Tribune Kills Merger, Sues Sinclair For Its 'Unnecessarily Aggressive' Merger Sales Pitch

from the you-did-it-to-yourself dept

Sinclair Broadcast Group's $3.9 billion merger with Tribune Media has reached an inauspicious end. Tribune has formally announced that it's not only terminating the planned merger, but will be filing a lawsuit (pdf) against Sinclair for what the company states was an "unnecessarily aggressive" sales pitch to FCC regulators and the DOJ. According to Tribune, it's hoping to recoup its losses and "hold Sinclair accountable" for causing the companies' controversial merger to implode:

"In light of the FCC’s unanimous decision, referring the issue of Sinclair’s conduct for a hearing before an administrative law judge, our merger cannot be completed within an acceptable timeframe, if ever,” said Peter Kern, Tribune Media’s Chief Executive Officer. “This uncertainty and delay would be detrimental to our company and our shareholders. Accordingly, we have exercised our right to terminate the Merger Agreement, and, by way of our lawsuit, intend to hold Sinclair accountable."

If you recall, the merger was on life support after the FCC shoveled the merger off to an administrative law judge for review, a move traditionally seen as a death knell for such deals. The FCC was prompted, in part, by allegations from numerous critics on both sides of the partisan aisle alleging that the company had tried to use "sham" transactions to pretend the merger fell within media ownership limits.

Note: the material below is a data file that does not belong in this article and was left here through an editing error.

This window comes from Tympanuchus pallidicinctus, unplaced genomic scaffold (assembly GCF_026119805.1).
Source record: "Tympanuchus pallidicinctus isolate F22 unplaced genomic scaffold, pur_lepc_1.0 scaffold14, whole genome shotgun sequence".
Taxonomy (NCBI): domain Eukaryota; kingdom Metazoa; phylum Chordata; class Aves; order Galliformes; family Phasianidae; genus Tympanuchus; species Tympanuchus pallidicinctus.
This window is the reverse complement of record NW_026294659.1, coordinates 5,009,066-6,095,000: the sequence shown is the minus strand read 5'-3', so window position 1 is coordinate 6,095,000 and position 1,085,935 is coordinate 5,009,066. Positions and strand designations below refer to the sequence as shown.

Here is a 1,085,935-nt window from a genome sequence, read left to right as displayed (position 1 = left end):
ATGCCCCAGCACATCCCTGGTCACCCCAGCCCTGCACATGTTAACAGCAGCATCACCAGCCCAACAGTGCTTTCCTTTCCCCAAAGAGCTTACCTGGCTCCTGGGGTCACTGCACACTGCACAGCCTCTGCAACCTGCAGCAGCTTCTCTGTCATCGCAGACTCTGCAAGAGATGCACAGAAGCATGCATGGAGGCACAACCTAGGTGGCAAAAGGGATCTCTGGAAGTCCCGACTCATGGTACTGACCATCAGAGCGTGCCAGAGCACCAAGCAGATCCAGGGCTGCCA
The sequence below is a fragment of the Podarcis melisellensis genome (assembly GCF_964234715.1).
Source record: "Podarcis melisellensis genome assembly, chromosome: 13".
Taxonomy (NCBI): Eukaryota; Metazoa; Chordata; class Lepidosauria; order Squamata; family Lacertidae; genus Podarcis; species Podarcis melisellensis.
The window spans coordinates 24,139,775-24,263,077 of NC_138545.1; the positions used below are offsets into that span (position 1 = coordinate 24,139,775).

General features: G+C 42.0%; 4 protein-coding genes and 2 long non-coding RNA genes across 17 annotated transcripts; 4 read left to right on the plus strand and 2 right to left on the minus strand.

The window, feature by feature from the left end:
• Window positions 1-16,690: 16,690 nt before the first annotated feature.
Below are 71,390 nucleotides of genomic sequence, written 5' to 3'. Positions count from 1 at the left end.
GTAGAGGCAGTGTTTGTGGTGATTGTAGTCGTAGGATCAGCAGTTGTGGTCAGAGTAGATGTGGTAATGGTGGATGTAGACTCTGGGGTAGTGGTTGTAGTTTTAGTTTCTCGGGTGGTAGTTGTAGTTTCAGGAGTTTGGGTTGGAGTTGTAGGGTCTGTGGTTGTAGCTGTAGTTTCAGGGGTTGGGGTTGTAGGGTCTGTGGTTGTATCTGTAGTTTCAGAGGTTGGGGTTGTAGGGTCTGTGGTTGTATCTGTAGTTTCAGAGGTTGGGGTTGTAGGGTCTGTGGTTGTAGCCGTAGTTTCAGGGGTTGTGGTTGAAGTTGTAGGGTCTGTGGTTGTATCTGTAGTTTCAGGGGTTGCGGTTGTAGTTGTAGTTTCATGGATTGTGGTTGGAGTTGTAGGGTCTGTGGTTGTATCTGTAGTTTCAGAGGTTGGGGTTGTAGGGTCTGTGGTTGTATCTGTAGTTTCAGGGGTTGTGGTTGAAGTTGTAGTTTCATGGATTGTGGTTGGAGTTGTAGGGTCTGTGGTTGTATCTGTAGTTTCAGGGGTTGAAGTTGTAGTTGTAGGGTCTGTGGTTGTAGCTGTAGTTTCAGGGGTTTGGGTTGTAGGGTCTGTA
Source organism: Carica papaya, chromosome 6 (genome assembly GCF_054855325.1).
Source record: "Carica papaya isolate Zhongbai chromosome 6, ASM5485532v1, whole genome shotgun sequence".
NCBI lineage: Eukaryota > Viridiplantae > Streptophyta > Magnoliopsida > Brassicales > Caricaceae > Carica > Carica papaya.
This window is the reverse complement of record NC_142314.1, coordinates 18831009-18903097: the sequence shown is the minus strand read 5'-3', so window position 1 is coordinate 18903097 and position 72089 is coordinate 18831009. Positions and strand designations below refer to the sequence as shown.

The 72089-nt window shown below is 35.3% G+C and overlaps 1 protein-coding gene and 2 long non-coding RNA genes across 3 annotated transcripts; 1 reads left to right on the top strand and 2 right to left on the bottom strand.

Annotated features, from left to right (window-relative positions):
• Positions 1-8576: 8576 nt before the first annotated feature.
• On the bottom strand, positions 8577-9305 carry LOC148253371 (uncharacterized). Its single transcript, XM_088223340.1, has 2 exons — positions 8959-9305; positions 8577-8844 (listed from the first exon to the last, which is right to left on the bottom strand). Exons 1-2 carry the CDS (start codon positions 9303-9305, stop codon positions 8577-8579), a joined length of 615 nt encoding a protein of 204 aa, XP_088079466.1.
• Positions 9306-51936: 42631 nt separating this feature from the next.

As it stands, law prohibits any one broadcaster from reaching more than 38% of U.S. homes, a rule designed to protect local reporting, competition and opinion diversity from monopoly power. The Sinclair deal would have given the company ownership of more than 230 stations, extending its reach to 72% of U.S. households. Critics charge Sinclair attempted to skirt around this limit by trying to offload numerous stations to Sinclair-linked companies and allies, some of which had absolutely no broadcast experience, with an eye on simply re-acquiring them later at bargain-basement prices.

If you've watched the viral Deadspin video or John Oliver segment on Sinclair's creepy, facts-optional "news" reporting, you should have a pretty good idea why the merger was so controversial. It was, effectively, an attempt to dominate local broadcasting and fill the airwaves with what many have argued is little more than Trump-friendly disinformation.